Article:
Hanoi to Ho Chi Minh City by Scooter – Part 1

Riding a motorbike the length of Vietnam is becoming a popular way to see the country. After hearing about a fellow traveller’s motorcycle adventure from Hanoi to Ho Chi Minh City I decided to do it. So I bought a scooter in Hanoi and prepared for an adventure that would take the better part of three weeks.

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Here’s a brief breakdown of my trip…

Day 1 – Hanoi to Ha Long Bay – 167km
Ha Long Bay is a tourist destination not traditionally part of the Hanoi to Ho Chi Minh City route, but I added it anyway. It would give me a chance to test my scooter over long distance.

The main highway is well maintained and once I was out of the super bustle of Hanoi it was even relaxing. With my speed averaging between 50 and 60 kilometre per hour, a good speed without pushing the scooter, the trip took about 5 hours. With a terribly sore arse and only 5km short of my hotel I discovered I had a flat tyre. A friendly local offered to fix it for me for US$5.

Later, after checking into my hotel I went for a ride to have a look around the city and book a cruise.

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Day 2 – Ha Long Bay Boat Cruise
It was a misty, overcast day for my cruise. But being the middle of winter all is forgiven. Ha Long Bay means literally ‘descending dragon bay’ and has around 1600 limestone monoliths scattered around it. While it was chilly out on the water and the skies grey, the views were still amazing. Mist hung around the monoliths giving the bay both an eerie and magical appearance.

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The tour took us to some interesting places and we got to walk through the depths of Thien Cung Grotto, a large touristy cave system where many sections were lit up in colours.

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We also visited a floating village, a fish market and a pair of small monoliths called Fighting Cock Rocks, which from certain angles look vaguely like a pair of chickens fighting.

Day 3 – Ha Long Bay to Ninh Binh – 175km
On several occasions during today’s ride it threatened to rain, but other than vaguely spitting, nothing came of it. Today, when my arse began to get sore, I stopped and got off the bike for a bit. Five minute every hour seemed to work well.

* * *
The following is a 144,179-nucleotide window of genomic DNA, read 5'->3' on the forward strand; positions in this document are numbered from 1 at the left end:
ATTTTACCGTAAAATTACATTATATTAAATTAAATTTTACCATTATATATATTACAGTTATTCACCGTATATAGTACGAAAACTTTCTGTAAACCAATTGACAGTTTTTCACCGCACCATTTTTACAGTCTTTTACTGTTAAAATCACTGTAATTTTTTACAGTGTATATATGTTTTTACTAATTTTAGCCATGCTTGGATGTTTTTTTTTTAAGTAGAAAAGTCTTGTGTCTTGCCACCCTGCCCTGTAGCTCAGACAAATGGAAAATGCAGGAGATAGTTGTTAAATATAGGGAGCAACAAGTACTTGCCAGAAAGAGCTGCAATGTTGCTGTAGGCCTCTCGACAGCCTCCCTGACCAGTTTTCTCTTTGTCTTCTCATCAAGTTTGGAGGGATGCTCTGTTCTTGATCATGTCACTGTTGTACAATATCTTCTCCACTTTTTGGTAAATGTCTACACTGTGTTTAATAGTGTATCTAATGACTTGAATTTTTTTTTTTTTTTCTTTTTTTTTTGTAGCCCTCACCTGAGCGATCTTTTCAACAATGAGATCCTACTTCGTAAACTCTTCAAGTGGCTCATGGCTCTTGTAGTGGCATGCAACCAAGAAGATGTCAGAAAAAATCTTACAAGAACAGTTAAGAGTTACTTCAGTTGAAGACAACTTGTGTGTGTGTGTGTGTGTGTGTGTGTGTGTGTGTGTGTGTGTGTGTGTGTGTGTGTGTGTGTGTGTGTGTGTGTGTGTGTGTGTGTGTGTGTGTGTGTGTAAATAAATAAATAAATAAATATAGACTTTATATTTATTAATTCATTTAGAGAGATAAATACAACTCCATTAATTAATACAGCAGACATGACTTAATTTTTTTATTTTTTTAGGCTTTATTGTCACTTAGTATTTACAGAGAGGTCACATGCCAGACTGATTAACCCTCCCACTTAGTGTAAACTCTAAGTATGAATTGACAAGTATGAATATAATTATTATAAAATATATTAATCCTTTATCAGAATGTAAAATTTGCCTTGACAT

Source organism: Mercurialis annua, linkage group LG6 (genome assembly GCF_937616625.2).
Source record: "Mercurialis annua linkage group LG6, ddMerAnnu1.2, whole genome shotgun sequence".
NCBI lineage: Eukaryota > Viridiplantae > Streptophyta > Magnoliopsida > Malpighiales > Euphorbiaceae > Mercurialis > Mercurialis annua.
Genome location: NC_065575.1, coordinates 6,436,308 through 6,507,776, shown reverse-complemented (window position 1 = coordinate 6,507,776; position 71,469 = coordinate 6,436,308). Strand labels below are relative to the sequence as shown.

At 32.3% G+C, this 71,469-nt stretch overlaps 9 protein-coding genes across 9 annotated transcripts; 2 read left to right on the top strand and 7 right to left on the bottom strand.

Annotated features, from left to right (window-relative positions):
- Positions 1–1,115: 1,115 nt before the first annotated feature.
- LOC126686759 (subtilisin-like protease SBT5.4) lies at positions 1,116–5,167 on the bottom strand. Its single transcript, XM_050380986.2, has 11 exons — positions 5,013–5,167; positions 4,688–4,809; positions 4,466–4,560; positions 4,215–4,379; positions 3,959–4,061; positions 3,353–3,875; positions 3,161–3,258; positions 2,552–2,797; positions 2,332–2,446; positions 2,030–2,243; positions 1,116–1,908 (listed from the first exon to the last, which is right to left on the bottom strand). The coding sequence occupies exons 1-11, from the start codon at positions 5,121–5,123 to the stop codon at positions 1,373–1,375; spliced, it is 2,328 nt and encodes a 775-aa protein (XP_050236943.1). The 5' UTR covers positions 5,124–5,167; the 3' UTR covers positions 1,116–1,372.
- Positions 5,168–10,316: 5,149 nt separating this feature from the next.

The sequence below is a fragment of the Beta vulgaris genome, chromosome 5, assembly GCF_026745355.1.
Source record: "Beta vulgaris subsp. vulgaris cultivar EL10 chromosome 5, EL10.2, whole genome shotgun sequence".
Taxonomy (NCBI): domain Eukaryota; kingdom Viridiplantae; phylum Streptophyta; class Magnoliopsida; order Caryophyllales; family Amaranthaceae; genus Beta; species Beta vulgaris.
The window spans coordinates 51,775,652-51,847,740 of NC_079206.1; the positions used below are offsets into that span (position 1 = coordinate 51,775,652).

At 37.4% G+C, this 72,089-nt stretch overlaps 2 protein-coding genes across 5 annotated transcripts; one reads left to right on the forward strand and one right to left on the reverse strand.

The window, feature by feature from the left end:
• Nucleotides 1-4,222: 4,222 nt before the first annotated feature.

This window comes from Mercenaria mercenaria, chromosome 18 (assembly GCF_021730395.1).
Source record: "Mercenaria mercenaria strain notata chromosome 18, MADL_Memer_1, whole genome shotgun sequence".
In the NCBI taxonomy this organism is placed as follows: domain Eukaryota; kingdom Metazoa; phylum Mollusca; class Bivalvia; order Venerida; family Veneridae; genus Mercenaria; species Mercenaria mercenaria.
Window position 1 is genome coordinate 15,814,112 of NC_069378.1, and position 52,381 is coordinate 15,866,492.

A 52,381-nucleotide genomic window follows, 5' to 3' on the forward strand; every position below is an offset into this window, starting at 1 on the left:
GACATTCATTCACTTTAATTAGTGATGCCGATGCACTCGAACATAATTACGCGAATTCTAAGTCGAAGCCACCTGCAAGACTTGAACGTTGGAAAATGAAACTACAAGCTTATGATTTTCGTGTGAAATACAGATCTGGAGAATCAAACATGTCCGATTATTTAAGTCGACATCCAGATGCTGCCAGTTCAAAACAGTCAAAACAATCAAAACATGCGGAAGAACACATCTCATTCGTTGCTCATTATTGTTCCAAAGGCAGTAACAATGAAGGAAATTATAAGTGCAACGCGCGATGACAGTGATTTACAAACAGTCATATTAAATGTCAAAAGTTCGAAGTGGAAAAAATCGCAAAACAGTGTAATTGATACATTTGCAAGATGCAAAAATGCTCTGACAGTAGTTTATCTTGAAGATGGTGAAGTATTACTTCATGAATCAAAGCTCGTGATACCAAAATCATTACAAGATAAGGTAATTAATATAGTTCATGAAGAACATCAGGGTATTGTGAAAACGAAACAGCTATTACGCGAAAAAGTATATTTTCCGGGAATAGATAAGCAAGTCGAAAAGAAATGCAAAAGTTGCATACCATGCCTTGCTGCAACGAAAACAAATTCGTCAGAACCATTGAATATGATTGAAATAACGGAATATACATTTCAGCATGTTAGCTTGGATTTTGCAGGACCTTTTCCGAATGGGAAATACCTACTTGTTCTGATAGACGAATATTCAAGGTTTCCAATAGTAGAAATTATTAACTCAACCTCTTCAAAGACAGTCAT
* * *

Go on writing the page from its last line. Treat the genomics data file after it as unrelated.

I arrived in Ninh Binh on time and after settling in the hotel, I headed out to explore. I found a place called Bich Dong Pagoda, which is a buddhist temple set into the side of a limestone mountain.

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I followed a path into the cave, up a long set of stairs to a higher cave and a shrine, outside and up another set of stairs to another building which offered great views. A thin trail lead up around behind this building and ever curious, I had a look. Thirty minutes later, I’d climbed the jagged rocks of the mountain and stood at the top looking out over monoliths surrounded by wet rice paddies.

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Day 4 – Ninh Binh to Thanh Hoa/Sam Son Beach – 64km

The weather has been overcast for much of my time in Vietnam, clearing up a little in the afternoons. Today, however, I awoke to blue skies. This decided my next stop. The beach. The ride was barely longer than an hour and as I arrived in Thanh Hoa, I discovered the huge Thien view Truc Lam Ham Rong temple and pagoda on a hill.

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Then when I was settled into the hotel, where beyond the word ‘hello’ no-one could speak English, I was back on the bike and rode the 13km out to Sam Son beach. While the skies were bare of clouds, the beach was virtually empty. Winter. I rode around the Sam Son area for some time, discovering a large portion of the beach front is a construction zone. Dozens of brick buildings are in the process of being demolished, likely to build more resorts.

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Day 5 – Thanh Hoa to Hong Linh – 174km

Today’s five hour ride was fairly straightforward. In the small town of Hong Linh, I arrived at my hotel to find the years had not been kind to it. Seven years ago, a flood struck the town, possibly flooding the lower levels and killing the hotel’s business. After settling in, I took a ride around town and stopped to admire the local catholic church.

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Compared to the rest of Asia, Vietnam has a lot of churches. You can see their spires as you approach each city and town. In comparison, there are very few buddhist temples, although most houses still have shrines.

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In Hanoi to Ho Chi Minh City by Scooter – Part 2, I travel into Central Vietnam and explore the areas struck hardest by the American War.

The Lone Trail Wanderer

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6 thoughts on “Hanoi to Ho Chi Minh City by Scooter – Part 1”

  1. Iv never commented before, but I just have to tell you how much I enjoy your blog. I had a very short stay in Vietnam, and wish to return one day. Think I will do it on a scooter. Thank you.

    1. Thanks for the comment Lynette. So far travelling by motorcycle is an interesting experience and a way to see the real Vietnam as long as you can deal with the sore butt.

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